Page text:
Many others followed and joined these; but they were a nameless multitude, distinguished only for vulgar talents; some trying to raise a laugh by folly, others by pert wit; many by manual jests upon each other, in which innumerable were the blows given and received: they were a strange set, and whether they were handsome or ugly, old or young, agile or slow, expert or awkward, they turned even their defects to account, and with a never-ceasing grin, thronged around the nobles, forming a contrast to the dignified deportment and rich dresses of the latter, by their supple and serpentine motions, strange gait, and motley habiliments; some being ragged from lack of wit, others from detected roguery, all regarding with the eagerness of starved curs the riches of the castle, and the generosity of its mistress.

The court opened on the first of May; it was to last four days; and, on the evening before, surrounded by her guests, Euthanasia issued forth the laws for their amusements on the occasion: ‘The first day,’ said she, ‘we will give to hunting and hawking; the country is well stocked with game, and each guest has surely his falcon on his fist. I will instal Antelminelli, the liberatore of Lucca, king for that day; for he has been in foreign countries, and has studied these amusements under the best masters of the age; and I doubt not is well able to direct our exertions, and secure us plentiful sport.

‘The second day we will give up to our friends, the Uomini di Corte: they shall do their best to please us, and to deserve the rewards in store for them; certainly none will censure my choice, when I name William Borsiere king of that day. Let him direct the exertions of the rest, so that their tales, their songs, and their feats may succeed one another in agreeable variety.

‘On the third day the lists shall be set, and the knights will tilt for the honour of their ladies’ beauty; the conqueror shall receive as the reward of his prowess the liberty of choosing the queen for the following day, who will direct the sports of the ladies, and close with their games the gaieties of my court.’

A shout of applause followed the enunciation of these laws; and it was declared by all, that no better could be devised for the promotion of amusement among their joyful assembly.

On the first of May the sun arose in cloudless splendour. The steeds richly caparisoned were led from the stable, the ladies were mounted on gentle palfreys, and were followed by the esquires, holding the hawks, or with the dogs in leash; others sounding the awakening horn, while the air resounded with voices which called the idlers from their rooms, and said that the hunter deserved no game, who was not with the first a-field to brush the morning dew from the grass. Euthanasia headed a chosen band supreme in beauty; her soft and enthusiastic eyes now sparkled with joy, which the fair expanse of her smooth brow shewed to be yet uninvaded by the fang of a bitter sorrow; a smile hovered on her beautiful lips, like Love playing among the leaves of a rose; her golden hair shone under the sunbeams, and clustered round her neck white as marble, and, like that enriched by many a wandering vein, eclipsing the jewels of her dress; her motions, free as the winds, and graceful as an antelope of the south, appeared more than human in their loveliness; and, when she awoke the air with her silver voice, silence seemed on the watch to drink in the sound.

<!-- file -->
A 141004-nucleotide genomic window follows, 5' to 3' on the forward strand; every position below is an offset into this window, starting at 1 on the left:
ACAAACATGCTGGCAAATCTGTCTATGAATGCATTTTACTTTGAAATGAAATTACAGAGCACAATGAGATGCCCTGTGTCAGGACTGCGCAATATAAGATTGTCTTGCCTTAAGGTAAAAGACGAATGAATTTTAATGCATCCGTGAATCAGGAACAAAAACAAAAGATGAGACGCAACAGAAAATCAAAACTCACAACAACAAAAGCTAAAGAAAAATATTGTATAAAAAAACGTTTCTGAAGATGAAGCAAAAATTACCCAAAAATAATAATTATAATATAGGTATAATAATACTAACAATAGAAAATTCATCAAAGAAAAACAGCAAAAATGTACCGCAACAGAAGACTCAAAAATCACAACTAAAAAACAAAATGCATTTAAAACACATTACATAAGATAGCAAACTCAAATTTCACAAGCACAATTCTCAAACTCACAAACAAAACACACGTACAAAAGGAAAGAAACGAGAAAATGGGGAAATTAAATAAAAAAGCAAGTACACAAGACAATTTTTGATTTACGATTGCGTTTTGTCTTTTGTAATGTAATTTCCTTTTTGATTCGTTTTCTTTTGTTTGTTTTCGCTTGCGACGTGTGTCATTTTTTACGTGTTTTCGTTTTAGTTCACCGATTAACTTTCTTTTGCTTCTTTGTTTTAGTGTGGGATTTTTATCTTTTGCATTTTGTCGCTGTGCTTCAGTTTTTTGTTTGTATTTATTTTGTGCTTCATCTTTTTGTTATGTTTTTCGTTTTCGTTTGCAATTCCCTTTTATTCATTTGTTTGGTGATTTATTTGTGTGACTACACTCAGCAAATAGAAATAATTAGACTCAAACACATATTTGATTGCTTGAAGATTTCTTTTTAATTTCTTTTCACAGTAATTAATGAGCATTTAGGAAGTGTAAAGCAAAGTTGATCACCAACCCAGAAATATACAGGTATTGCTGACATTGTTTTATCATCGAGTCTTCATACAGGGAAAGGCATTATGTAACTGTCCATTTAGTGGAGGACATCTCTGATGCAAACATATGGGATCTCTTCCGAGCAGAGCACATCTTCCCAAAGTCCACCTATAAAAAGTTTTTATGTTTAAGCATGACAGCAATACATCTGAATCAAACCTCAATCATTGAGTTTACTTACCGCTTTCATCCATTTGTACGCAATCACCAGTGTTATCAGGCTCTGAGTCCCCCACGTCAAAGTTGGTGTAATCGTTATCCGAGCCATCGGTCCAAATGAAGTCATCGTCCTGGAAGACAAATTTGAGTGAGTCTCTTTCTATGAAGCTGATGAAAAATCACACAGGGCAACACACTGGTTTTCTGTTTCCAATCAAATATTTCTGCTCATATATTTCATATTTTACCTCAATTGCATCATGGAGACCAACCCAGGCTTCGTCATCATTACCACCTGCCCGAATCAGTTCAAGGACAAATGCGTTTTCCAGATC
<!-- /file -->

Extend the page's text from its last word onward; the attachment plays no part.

And now away!——They rode down the steep on which the castle stood, to a chesnut wood, and thence along a plain covered with brushwood: all was alive and gay; the huntsmen called to their dogs;—the knights reined in their restless steeds;—and the ladies with animated gestures, laughing looks, and upturned eyes, watched the flight of their birds, and betted upon their speed.

When noon approached, they became heated and tired, and looked around for a shady spot where they might repose. Castruccio rode forward, and said:—‘I should ill deserve the honour of being king of this day, if I suffered my fair subjects to wander as in a desart without refreshment or repose—follow me!’

They entered a chesnut wood; and, after riding about half a mile, they came to a small plot of ground, encircled by trees, and protected from the heat by canopies which were fastened to the boughs: a magnificent repast was prepared in this retreat; a profusion of wines glittered in glass vessels; the tables were piled with every delicate sweetmeat, as well as with the more substantial fare of flesh and fowl. The esquires having fastened their falcons to the branches of the trees, and covered their eyes with the hood, seized

  By PanEris using Melati.

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